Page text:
Safe behaviours to adopt around water
Summer’s in full swing. It’s beautiful and hot outside, and you want to cool off. Whether you're in a pool or a natural body of water, adopting safe behaviours will make your aquatic experiences more fun.
A few numbers on drowning
In Canada, Québec has the highest rate of children drowned in residential pools. Drowning is the second leading cause of death due to unintentional injury among Québec children aged 1 to 4 years. About 60 children drown each year, a number equivalent to more than two full classrooms. Each year in Canada, 140 children are hospitalized because of near-drowning incidents that can cause long-term damage.
A young child can drown in a few seconds in as little as 2 centimetres (1 inch) of water. Therefore, it is very important to exercise caution to avoid the worst, and to apply certain precautions to have a healthy and safe summer.
Limit and control access to your pool. It’s important to install a barrier or fence around the pool to prevent children from accessing it. Ideally, have a fence with a self-closing gate to control access to the pool at all times.
Supervision and “designated lifeguards”
In pools, drownings and near-drownings happen most often outside regular swimming times or after accidental falls into the water. This type of incident occurs often because a child living in the household or neighbourhood had access to the pool when no adult was present. The Lifesaving Society proposes designating lifeguards during gatherings of friends and family to ensure someone is responsible for supervising the pool at all times.
Another good approach is to teach children to never go near water without a parent and to explain to them why they should not do so.
- Over the past 10 years, 42% of children who drowned had no adult supervision.
Adopt safe behaviours
- Remove all floating objects from the pool once swim time is over. This can prevent a child from falling into the water if he or she tries to reach those objects.
- Never dive into shallow water.
- Young children and poor swimmers should wear lifejackets when going in, on or near water.
- Enroll your child in swimming lessons.
- Teach your children water safety rules and teach them about currents.
The Lifesaving Society invites you to become an ambassador
July 21 to 27, 2019 has been designated as National Drowning Prevention Weeks. This year’s theme is “Drowning is preventable”. Lifeguards, parents, friends and swimmers can all become ambassadors and help raise awareness by adopting safe behaviours.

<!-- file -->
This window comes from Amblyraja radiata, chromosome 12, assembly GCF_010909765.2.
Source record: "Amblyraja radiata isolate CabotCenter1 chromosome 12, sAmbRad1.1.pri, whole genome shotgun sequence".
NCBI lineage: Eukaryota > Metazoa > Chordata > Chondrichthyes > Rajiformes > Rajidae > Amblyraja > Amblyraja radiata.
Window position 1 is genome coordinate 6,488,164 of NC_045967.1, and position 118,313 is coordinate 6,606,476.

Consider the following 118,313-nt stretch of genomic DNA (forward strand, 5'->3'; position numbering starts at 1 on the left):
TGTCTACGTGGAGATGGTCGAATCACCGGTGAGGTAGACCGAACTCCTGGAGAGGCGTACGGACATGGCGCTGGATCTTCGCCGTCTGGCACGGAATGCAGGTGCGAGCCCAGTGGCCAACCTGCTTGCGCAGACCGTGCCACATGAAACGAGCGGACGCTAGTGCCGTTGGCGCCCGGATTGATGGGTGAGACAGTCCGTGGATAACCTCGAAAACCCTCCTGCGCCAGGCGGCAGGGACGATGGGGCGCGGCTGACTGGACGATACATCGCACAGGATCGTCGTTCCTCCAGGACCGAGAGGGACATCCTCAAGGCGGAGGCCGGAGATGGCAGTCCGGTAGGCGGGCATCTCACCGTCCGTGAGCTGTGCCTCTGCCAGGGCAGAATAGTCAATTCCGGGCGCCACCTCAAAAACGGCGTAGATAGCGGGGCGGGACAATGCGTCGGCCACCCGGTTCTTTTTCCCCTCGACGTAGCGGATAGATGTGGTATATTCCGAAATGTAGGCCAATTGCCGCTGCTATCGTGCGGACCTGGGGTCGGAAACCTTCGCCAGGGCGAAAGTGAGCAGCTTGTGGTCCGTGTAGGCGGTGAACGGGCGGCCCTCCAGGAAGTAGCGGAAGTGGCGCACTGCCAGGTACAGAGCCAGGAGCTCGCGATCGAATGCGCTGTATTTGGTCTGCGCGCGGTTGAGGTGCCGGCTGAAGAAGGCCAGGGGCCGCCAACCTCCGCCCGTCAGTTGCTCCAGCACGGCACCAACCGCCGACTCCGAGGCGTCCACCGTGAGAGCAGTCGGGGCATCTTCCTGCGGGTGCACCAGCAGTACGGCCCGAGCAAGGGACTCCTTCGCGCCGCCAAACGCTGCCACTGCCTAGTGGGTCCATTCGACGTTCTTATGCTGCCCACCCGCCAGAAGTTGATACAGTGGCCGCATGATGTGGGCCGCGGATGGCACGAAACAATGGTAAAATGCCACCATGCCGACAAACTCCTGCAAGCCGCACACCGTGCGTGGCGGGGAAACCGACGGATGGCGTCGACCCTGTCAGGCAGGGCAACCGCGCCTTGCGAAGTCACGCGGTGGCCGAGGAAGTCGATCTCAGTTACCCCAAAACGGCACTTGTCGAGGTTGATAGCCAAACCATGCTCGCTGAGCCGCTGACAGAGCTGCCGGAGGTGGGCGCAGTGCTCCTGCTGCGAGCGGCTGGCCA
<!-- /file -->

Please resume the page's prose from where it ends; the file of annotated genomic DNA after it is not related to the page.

The Lifesaving Society’s mission is to encourage safe practices around water to prevent drownings and injuries. It also offers “Swim to Survive”, a prevention program designed for elementary school students in grades 3 to 6 or for any other children’s organization. The program aims to teach basic skills needed to survive an unexpected fall into deep water, because many young people think they can swim but this isn’t always the case: there’s a difference between knowing how to swim and being able to swim.
Also available on the organization’s Website: A toolbox for parents whose children are in the program.
Water can be fun, but it can also be dangerous. Are your children familiar with basic water safety rules? Discover fun videos that will help you with prevention.
Splashy Mission is a new platform designed to prevent drowning in children aged 6 to 10 years. Kids learn basic swimming skills and water safety rules. In 41 seconds, children learn the best behaviours to adopt when engaging in aquatic activities. Educational games and videos are available on the Québec Lifesaving Society Website. This initiative is a collaboration between Société de Radio-Canada’s Zone Jeunesse and the Lifesaving Society’s “Swim to Survive” program, whose honorary sponsor is ex-Olympic diver Sylvie Bernier.
Comité régional de traumatologie de Montréal (CRTM)
Montréal’s regional trauma committee is acting as ambassador to National Drowning Prevention Week, from 21 to 27 July, 2019.
The CRTM’s efforts are focused on improving trauma services. It enables stakeholders to exchange, communicate and make recommendations about services for the public by uniformly supporting prevention programs for the population.
- Coordination régionale des mesures d’urgence, de la sécurité civile et de la liaison avec les salles d’urgence au nom du Comité régional de traumatologie de Montréal